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Schiavo bill aims to alleviate student stress, change homework 

Assemblywoman Pilar Schiavo, D-Chatsworth, held a news conference last week to discuss her new bill focused on changing homework policies. Screenshot.
Assemblywoman Pilar Schiavo, D-Chatsworth, held a news conference last week to discuss her new bill focused on changing homework policies. Screenshot.
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Assemblywoman Pilar Schiavo, D-Chatsworth, held a news conference last week in Sacramento to discuss her new bill, the Healthy Homework Act, and how it would help to alleviate student stress through changes in homework. 

Assembly Bill 2099, introduced earlier this year by Schiavo and sponsored by four other Democrats in the Assembly, does not ban homework, Schiavo said, but directs public school districts to create homework policies by the 2027-28 school year that would better benefit student learning without putting them under more stress. 

“I’ve spent the last year talking to every single teacher and parent and student that I can talk to, and administrators, to get their thoughts on homework, and I have been hard pressed to find teachers who love homework,” Schiavo said. “And I am definitely hard pressed to find students who love homework.” 

The bill is being reviewed by the Assembly Committee on Appropriations. 

Should the bill pass, school districts would be directed to hold two public meetings to develop and adopt their homework policies. Districts would also have to post their policy publicly and update it every five years. 

The state Department of Education would be required to post guidelines for developing homework policies by Jan. 1, 2026. 

Should the bill cause school districts to have to spend money to meet the guidelines of their policy, the state would reimburse those districts for certain costs. 

According to the bill, research shows that 45% of students consider homework a primary source of stress, and adding more homework can cause them to not meet developmental needs or cultivate critical life skills. That, the bill states, leads to students dropping activities, not seeing friends or family and choosing to not pursue hobbies that they enjoy. 

Schiavo said the idea of the bill came from her daughter, Sophia, a sixth-grade student, who spoke at the news conference. During her campaign in 2022, Sophia asked her mom if she would have the power to ban homework, Schiavo said. 

Assemblywoman Pilar Schiavo, D-Chatsworth, brought her daughter, Sophia, to speak during a news conference held in Sacramento last week for her new bill focused on changing homework policies. Screenshot.
Assemblywoman Pilar Schiavo, D-Chatsworth, brought her daughter, Sophia, to speak during a news conference held in Sacramento last week for her new bill focused on changing homework policies. Screenshot.

Last week, Sophia explained why she brought that up. 

“Homework is exhausting. It’s overwhelming,” Sophia said. “And it’s depressing that my whole day, from when I wake up until when I go to bed, is nearly all taken up with schoolwork. With most of my time scheduled for me, it’s making me not like school at all.”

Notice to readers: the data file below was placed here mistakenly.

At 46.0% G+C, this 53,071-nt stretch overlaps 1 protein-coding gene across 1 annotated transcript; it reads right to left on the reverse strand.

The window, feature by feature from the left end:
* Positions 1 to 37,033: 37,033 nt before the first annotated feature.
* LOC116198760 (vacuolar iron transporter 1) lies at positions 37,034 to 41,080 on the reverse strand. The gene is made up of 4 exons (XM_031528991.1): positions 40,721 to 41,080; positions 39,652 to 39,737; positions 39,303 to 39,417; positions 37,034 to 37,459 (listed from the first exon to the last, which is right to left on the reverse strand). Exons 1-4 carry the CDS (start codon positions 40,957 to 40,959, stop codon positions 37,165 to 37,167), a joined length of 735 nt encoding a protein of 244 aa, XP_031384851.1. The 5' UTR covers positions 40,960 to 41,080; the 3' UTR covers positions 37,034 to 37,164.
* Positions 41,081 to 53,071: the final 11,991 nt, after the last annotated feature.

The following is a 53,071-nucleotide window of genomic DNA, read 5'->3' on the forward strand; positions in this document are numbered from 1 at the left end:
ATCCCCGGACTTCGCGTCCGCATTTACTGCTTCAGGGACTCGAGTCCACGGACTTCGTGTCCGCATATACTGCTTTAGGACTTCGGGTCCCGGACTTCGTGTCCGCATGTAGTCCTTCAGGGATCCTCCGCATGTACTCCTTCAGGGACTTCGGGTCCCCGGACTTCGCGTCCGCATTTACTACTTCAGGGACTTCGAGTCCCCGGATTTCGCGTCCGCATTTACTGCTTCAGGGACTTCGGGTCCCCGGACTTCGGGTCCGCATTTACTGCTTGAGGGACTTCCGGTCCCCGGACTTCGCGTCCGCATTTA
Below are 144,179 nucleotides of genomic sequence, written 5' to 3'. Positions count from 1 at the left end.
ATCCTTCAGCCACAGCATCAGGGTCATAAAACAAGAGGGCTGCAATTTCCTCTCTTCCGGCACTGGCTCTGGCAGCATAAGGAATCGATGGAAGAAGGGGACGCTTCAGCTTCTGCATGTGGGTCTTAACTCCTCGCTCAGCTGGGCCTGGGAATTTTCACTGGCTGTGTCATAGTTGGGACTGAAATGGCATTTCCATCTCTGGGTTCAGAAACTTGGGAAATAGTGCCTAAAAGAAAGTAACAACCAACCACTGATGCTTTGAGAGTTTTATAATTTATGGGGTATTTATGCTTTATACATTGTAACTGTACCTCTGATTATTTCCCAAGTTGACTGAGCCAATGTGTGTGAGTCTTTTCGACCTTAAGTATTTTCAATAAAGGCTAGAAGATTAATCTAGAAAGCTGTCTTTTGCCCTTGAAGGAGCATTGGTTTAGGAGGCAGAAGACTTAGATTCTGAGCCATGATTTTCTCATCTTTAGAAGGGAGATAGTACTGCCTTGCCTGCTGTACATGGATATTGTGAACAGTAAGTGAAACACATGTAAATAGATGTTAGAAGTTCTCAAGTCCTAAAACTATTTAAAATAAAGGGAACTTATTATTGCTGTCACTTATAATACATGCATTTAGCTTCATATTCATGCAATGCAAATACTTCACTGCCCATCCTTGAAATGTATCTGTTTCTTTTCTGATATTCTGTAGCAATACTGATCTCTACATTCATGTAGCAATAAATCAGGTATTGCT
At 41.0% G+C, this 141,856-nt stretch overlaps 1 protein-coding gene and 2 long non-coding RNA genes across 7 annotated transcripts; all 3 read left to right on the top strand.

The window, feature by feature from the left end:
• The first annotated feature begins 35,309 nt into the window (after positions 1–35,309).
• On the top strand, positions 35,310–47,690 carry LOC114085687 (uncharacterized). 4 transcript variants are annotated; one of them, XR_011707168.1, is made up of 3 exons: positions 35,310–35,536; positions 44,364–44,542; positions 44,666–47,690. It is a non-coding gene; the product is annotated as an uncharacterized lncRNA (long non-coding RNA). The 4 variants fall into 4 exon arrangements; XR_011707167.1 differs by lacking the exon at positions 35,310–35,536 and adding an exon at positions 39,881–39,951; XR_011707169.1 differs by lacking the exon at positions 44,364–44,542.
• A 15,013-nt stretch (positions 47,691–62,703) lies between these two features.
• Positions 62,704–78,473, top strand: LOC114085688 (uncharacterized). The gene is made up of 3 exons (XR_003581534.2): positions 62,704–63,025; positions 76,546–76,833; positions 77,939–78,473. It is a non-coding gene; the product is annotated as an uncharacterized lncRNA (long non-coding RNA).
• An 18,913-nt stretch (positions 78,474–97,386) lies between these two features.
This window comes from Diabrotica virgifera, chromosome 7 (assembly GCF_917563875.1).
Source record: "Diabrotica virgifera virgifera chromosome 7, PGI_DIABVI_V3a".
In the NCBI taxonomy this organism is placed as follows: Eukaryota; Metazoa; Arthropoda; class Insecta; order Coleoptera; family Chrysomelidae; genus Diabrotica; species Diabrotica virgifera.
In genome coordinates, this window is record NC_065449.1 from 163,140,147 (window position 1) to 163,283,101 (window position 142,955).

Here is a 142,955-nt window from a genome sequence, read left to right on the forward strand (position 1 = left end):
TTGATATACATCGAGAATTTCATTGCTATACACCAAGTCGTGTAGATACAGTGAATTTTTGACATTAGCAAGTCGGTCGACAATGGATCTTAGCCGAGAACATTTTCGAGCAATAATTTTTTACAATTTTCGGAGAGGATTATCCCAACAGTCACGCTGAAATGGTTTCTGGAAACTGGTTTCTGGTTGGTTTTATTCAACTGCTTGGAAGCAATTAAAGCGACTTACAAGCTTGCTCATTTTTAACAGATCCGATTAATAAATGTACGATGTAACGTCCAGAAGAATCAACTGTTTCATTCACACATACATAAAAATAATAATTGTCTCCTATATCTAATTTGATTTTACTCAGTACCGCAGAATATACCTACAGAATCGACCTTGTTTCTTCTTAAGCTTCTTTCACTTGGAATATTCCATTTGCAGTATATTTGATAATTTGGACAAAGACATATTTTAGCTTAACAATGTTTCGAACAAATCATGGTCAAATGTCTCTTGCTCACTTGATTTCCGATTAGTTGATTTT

According to Denise Pope, a senior lecturer in education at Stanford, of 13,000 California high school students who were surveyed, the average amount of homework was two and a half hours. 

That, she said, leaves little time for sleep, time with friends and family and other extracurricular activities after also spending seven to eight hours in school each day. 

“This isn’t just a frivolous thing, it turns out,” Pope said. “Extensive research will show you that playtime, downtime and family time are considered protective factors and are fundamental to healthy children.” 

Schiavo added that more homework could also lead to more time using screens and students learning poor time management skills as most of their time would be spent doing only one thing. 

“We’re asking students to do actually three shifts,” Schiavo said. “They go to school all day and then they go to after-school or after-school activities, and then come home and sit at the table in the evening and work all night on their homework.” 

Valencia High School teacher Casey Cuny spoke at a news conference last week on Assemblywoman Pilar Schiavo's new bill seeking to change homework policies. Screenshot.
Valencia High School teacher Casey Cuny spoke at a news conference last week on Assemblywoman Pilar Schiavo’s new bill seeking to change homework policies. Screenshot.

Also in Sacramento for the news conference was Casey Cuny, a Valencia High School English teacher and one of five teachers selected as the 2023-24 California Teachers of the Year.  

Cuny said he initially taught the way that he was taught, meaning lots of homework. These days, Cuny focuses more on teaching in the classroom and only assigning small amounts of homework to reinforce certain ideas. 

“I think there’s enough time in the classroom for the learning to take place in the classroom with the professional,” Cuny said. “There is space for meaningful homework, but it doesn’t need to be 50 problems.” 

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